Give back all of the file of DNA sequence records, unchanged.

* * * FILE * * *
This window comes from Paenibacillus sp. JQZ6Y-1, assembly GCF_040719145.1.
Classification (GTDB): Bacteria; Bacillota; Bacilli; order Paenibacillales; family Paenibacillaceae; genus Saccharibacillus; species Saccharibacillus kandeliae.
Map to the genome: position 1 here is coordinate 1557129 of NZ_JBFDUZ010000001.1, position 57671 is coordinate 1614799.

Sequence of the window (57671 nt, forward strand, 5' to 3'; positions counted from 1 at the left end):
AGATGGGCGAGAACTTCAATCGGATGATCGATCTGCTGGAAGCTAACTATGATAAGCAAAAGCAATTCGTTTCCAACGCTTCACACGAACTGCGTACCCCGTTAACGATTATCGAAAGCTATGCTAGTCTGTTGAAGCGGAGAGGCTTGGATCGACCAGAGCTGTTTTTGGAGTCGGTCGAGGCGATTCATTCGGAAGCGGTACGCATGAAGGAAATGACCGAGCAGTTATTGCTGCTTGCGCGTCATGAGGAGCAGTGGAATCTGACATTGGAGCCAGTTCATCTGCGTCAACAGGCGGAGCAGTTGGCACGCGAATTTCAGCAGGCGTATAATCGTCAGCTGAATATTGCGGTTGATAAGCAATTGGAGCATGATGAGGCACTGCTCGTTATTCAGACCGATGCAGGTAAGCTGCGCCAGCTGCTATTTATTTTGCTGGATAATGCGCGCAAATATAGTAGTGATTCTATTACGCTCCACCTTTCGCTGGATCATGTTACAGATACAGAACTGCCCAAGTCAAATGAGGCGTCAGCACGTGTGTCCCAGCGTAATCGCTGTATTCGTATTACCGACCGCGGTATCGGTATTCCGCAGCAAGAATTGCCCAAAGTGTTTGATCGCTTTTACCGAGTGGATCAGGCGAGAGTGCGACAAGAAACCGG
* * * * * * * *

This window comes from Paenibacillus sp. JQZ6Y-1, assembly GCF_040719145.1.
Classification (GTDB): Bacteria; Bacillota; Bacilli; order Paenibacillales; family Paenibacillaceae; genus Saccharibacillus; species Saccharibacillus kandeliae.
Map to the genome: position 1 here is coordinate 1557129 of NZ_JBFDUZ010000001.1, position 57671 is coordinate 1614799.

Sequence of the window (57671 nt, forward strand, 5' to 3'; positions counted from 1 at the left end):
AGATGGGCGAGAACTTCAATCGGATGATCGATCTGCTGGAAGCTAACTATGATAAGCAAAAGCAATTCGTTTCCAACGCTTCACACGAACTGCGTACCCCGTTAACGATTATCGAAAGCTATGCTAGTCTGTTGAAGCGGAGAGGCTTGGATCGACCAGAGCTGTTTTTGGAGTCGGTCGAGGCGATTCATTCGGAAGCGGTACGCATGAAGGAAATGACCGAGCAGTTATTGCTGCTTGCGCGTCATGAGGAGCAGTGGAATCTGACATTGGAGCCAGTTCATCTGCGTCAACAGGCGGAGCAGTTGGCACGCGAATTTCAGCAGGCGTATAATCGTCAGCTGAATATTGCGGTTGATAAGCAATTGGAGCATGATGAGGCACTGCTCGTTATTCAGACCGATGCAGGTAAGCTGCGCCAGCTGCTATTTATTTTGCTGGATAATGCGCGCAAATATAGTAGTGATTCTATTACGCTCCACCTTTCGCTGGATCATGTTACAGATACAGAACTGCCCAAGTCAAATGAGGCGTCAGCACGTGTGTCCCAGCGTAATCGCTGTATTCGTATTACCGACCGCGGTATCGGTATTCCGCAGCAAGAATTGCCCAAAGTGTTTGATCGCTTTTACCGAGTGGATCAGGCGAGAGTGCGACAAGAAACCGG